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FirstCross 2.0 enhancement records successful inbreeding to females

AVAILABLE AT NO ADDITIONAL COST TO FIRSTCROSS SUBSCRIBERS

        Breeding methods associated with the duplication of females are, for most breeders, inextricably associated with Leon Rasmussen, who has for many years chronicled the successful runners, stallions, and broodmares with multiple occurrences of a superior female in their ancestries. In recognition of this, Jack Werk coined the term "Rasmussen factor," which has become the popular rubric for methods involving "inbreeding to superior female families through different individuals." In recognition of the popularity of these methods, the Australian Bloodhorse Review has announced that it will publish a book on this subject by Rommy Faversham and Leon Rasmussen. This book will be the first comprehensive account of the Rasmussen factor.
        A great deal of enthusiasm for the Rasmussen factor will have preceded the publication of the book, which is reason enough for the eagerness with which breeders who have used this approach are anticipating its release.
        Unfortunately, many mistakes have been made by breeders in the application of the Rasmussen factor, not realizing that it actually involves many different methods, some of which are favorable and some of which are not. A given method involves essentially three conditions:

  1. The female who is duplicated: Some female ancestors are not of sufficient quality to be combined successfully in pedigrees.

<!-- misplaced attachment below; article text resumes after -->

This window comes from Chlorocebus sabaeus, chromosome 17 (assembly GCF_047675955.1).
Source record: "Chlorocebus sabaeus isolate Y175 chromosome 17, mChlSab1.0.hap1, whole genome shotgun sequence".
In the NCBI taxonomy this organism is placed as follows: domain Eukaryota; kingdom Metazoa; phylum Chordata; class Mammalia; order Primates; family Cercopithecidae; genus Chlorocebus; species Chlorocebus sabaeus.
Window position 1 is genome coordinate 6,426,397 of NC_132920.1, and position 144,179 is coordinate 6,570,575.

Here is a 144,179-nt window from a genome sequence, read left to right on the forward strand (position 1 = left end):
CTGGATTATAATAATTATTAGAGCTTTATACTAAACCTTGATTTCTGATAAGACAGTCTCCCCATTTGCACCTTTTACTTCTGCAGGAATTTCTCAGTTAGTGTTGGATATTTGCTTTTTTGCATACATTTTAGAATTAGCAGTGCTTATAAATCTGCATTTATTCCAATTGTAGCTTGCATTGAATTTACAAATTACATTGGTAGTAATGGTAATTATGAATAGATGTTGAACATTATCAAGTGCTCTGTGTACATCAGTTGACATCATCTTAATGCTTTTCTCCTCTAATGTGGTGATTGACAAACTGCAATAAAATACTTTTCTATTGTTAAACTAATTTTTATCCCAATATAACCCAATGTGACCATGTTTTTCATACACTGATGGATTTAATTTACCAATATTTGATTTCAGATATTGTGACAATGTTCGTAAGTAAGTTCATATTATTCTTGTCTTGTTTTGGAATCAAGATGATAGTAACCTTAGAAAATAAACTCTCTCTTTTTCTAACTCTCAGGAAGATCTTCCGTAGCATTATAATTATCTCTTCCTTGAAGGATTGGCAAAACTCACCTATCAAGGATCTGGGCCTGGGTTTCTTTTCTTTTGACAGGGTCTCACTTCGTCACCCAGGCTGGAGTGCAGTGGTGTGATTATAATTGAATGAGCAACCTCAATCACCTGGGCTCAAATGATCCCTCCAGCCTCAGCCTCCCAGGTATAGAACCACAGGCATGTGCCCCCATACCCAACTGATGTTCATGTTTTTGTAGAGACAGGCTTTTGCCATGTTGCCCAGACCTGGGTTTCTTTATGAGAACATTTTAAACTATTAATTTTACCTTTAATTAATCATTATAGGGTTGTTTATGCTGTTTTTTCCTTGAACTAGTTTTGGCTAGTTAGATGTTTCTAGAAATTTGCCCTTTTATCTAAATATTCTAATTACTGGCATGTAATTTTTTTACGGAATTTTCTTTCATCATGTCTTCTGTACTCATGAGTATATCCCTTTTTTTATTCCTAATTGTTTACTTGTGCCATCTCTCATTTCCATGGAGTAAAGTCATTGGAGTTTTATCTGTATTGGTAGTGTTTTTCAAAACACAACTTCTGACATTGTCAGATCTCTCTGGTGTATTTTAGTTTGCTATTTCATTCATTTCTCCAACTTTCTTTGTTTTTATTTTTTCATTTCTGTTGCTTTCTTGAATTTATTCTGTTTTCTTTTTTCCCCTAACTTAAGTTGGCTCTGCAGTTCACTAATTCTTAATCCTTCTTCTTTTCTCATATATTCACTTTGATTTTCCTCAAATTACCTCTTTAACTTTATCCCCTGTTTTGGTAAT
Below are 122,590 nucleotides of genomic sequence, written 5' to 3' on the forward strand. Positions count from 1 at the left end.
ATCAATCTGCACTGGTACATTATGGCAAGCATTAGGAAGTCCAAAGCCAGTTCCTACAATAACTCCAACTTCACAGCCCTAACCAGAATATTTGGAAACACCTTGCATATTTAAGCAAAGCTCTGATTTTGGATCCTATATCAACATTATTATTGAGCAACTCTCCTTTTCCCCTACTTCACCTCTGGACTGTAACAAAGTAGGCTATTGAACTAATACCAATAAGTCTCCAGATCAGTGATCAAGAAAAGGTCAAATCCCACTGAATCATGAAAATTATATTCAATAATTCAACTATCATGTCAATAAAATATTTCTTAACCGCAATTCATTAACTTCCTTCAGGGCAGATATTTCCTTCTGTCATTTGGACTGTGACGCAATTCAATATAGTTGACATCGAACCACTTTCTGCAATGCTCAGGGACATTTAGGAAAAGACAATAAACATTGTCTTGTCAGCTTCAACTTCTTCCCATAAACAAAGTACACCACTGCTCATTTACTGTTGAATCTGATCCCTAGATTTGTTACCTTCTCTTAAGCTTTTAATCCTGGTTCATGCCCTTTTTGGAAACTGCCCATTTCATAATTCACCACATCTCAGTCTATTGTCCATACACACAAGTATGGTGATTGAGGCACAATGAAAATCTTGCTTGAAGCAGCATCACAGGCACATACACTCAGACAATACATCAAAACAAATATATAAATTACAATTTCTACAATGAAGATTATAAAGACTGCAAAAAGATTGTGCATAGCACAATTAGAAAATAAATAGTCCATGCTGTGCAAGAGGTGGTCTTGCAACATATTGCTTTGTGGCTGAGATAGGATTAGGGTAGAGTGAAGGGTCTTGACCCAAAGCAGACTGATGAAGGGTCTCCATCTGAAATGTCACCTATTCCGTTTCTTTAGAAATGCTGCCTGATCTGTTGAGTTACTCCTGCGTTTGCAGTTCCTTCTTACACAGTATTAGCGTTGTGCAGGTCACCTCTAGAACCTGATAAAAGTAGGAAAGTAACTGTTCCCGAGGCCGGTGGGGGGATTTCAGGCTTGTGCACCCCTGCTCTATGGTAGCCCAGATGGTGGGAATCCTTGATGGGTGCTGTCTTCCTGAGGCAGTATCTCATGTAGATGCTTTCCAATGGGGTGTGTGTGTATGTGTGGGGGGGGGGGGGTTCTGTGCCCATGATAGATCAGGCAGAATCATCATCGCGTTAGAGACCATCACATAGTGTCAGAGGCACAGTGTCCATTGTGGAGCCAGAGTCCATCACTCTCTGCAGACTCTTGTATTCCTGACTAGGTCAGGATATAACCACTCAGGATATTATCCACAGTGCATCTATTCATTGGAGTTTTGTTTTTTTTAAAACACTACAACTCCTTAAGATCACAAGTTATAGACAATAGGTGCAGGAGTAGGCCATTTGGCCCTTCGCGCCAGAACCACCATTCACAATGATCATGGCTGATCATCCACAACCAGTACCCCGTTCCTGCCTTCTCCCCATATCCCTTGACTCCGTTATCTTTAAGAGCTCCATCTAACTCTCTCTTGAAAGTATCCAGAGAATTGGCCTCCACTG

2. The strains through which she descends to the new individual: Some female ancestors did not produce offspring of sufficient quality or variety to provide branches of descent that would allow for successful duplication. Some strains of a superior ancestor cannot be combined successfully with other strains, and some strains that can otherwise be combined successfully with another strain will not work with one another.
  3. The distance of the inbreeding from the new individual: Strains that cannot be combined successfully at, say, 3x4, might work at the more distant remove of 4x5.

        The Rasmussen factor may indeed have a certain magic all its own, but the same three conditions that apply to methods of inbreeding to males also apply to methods of inbreeding to females.
        The best evidence that a certain method has a chance of success is the record of past success. This is why CompuSire is including a complete analysis of inbreeding to females in its late-February update of the FirstCross 2.0 module. A new database will be extracted from the database of stakes winners included in FirstCross 2.0. It will include an entry for every occurrence of inbreeding to females at all distances that are less than or equal to 5x5 (4x6 included).
        Each entry will contain the name of the stakes winner, the name of the duplicated female, the name of the sire strain, the generational distance of the sire strain, the name of the dam strain, and the generational distance of the dam strain.
        When considering a stallion who would duplicate a female in the pedigree of a given mare, FirstCross 2.0 users will be able to query the database for occurrences of inbreeding to that female and determine whether or not the method that they are considering has been successful in the past, taking all relevant variables into account. This feature will also be useful when researching prospective auction purchases.
        This new feature will not involve any additional cost to FirstCross 2.0 subscribers. It's within our scope to provide it, and we think it's crucial that you have it.


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Copyright © 1998 Roger E. Lyons
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